“I couldn’t breathe properly. It felt like this was going to end badly. Frankly I was scared stiff.…”
Christine Chapman is a film editor living in London. She is in her mid 60’s has MS, is on Ocrevus and had been triple vaccinated. Before Christmas she caught the Omicron variant of Covid-19 and came very close to paying the highest price.
This is her story…
“About a week before Christmas, I went out with friends for dinner at a restaurant. It was hilarious, a real treat with a matching price tag so I took the Tube home. There was a guy coughing and spluttering, waving a thread-bare handkerchief about. Everybody else moved carriages, but I couldn’t because the speeding train was throwing me off-balance.
A few days later, I began to feel ill: very tired and very short of breath. It felt like someone was standing on one side my chest in sharp stilettos. For the next five days, I kept on taking lateral flow tests – sometimes two in a day – but the results were always negative. I thought ‘This is ridiculous.’ I was sure I had the new Omicron variant reported from South Africa as I had back, shoulder and chest pains.
So I got an Uber, went to the local sports centre and had a PCR test. I also ordered a pulse oximeter – which measures oxygen saturation in the blood.
The next morning at around 12, I got the results by text. It was positive. My GP, who knew I was clinically vulnerable because I’m on an immunosuppressant MS drug, called me about ten minutes later. He had also seen the result. He said: “We’re ringing Chelsea & Westminster Hospital who have the drugs you need.”
However, he did warn me it might be too late if I had the symptoms for more than 5 days. It turns out it was too late but I never heard back from the hospital.
By now the pulse oximeter I ordered had arrived. I took some readings. My blood oxygen level was at 82%. I knew this was way too low as a normal reading is 96-100% – I was feeling really awful. I felt I was losing control of the situation and I didn’t know what to do. I called 111. (In the UK, 111 is a free, non-emergency number to call for people with non-threatening illness or injuries. While 999 is for life-threatening emergencies.)
After a long conversation with the medical advisor trying to explain I was clinically vulnerable, had MS and therefore was likely to have a more severe illness, she agreed to call an ambulance.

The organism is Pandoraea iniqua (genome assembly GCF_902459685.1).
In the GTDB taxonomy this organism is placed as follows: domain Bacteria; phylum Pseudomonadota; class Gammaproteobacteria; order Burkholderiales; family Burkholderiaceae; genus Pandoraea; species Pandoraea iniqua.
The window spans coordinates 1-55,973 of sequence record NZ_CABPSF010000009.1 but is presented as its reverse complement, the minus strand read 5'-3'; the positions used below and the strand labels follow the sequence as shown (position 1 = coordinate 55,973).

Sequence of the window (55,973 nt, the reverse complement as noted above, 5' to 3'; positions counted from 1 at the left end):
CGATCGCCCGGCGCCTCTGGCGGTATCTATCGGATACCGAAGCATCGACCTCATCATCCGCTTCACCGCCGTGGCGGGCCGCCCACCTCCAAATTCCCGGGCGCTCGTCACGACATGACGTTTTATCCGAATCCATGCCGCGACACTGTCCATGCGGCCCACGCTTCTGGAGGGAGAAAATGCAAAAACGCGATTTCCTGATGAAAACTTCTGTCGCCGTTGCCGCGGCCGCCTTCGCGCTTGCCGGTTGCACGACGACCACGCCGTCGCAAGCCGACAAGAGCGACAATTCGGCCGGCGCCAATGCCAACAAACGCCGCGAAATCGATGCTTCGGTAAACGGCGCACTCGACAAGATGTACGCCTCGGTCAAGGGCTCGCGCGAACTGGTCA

After a four-hour wait, an ambulance took me to A&E at my local Ealing Hospital. I was immediately triaged and put into an observation room. A doctor questioned me. I explained about my MS and being on Ocrevus which blunted vaccine effectiveness. He said to me: “You don’t seem that bad” and discharged me.
I actually walked the ten minutes back home – thinking perhaps I wasn’t ill anyway. I just don’t understand why I did not take in the seriousness of my situation.
For two decades, I had worked as a news producer covering conflicts that were kicking off in the fractured crumbling former eastern European communist states. Before then I cut my teeth in a very moody and angry South Africa in full succession crisis.
It’s nothing special, you are there to expain the story, it’s usually cold, often boring and not at all glamourous. We all knew how to take care of ourselves and the team. I was a safe pair of hands, never took chances without measuring risk, so why didn’t my normal self-defence mechanisms kick in?
Back home I had a high temperature. I couldn’t keep anything down. It was getting harder and harder to breathe. I really thought this was it. There’s nothing I can do. You feel things are slipping away from you and you can’t help starting to give in. Sounds shocking, but it’s not.
My friend Jane who is a theatre sister called. She could hear I was in bad shape. I told her my oximeter reading. “F—k! This is not right,” she said. She told me call 999 and not to bother with 111.
Unfortunately I seem to have then fallen asleep from exhaustion. I woke up sharply about an hour later knowing I had to call 999 fast. Within twenty minutes an ambulance arrived. They immediately put me on oxygen and took me to Ealing Hospital. I was on the COVID ward for eight days. I was put on dexamethasone, thiamine and Ronapreve and, of course, oxygen.
I also had lost about 6 kg in less than ten days, largely through dehydration. I don’t remember much of my hospital stay. All I remember was the endless search for sleep, no sense of time night or day, hearing endless bleeps and people crying, intense thirst and – for some strange reason at least two New Year’s Eve countdowns.
I am at home now. I am tired and everything seems to take longer. I have to dig deep to focus and complete, but it is getting better each day. I am so pleased to be back among my friends – all of whom rallied far more than I deserve.
So how do you handle the experience of something like COVID-19? Should it be rationalised or just put in a box called bizarre events?
I think there’s been one huge learning lesson and it comes from understanding the way MS affects me. All my friends know over the past 10 years my emotional processing has become ridiculously slow. It can take a few days for me to process that something has happened which was good, fortunate, annoying, hurtful or morally wrong. It’s a well-known joke among us.
The ability to react with a degree of appropriate emotional intelligence seems to have deserted me. That could be why I caught Omicron – eating in a restaurant, taking public transport home – and why it took me so long to call 999. Was this the flaw that took me far too close to the edge? I should have understood that.“
Christine is on Twitter: @cannedpictures
Disclaimer: The opinions expressed here are those of the author and do not necessarily reflect the position of Barts and The London School of Medicine & Dentistry nor Barts Health NHS Trust.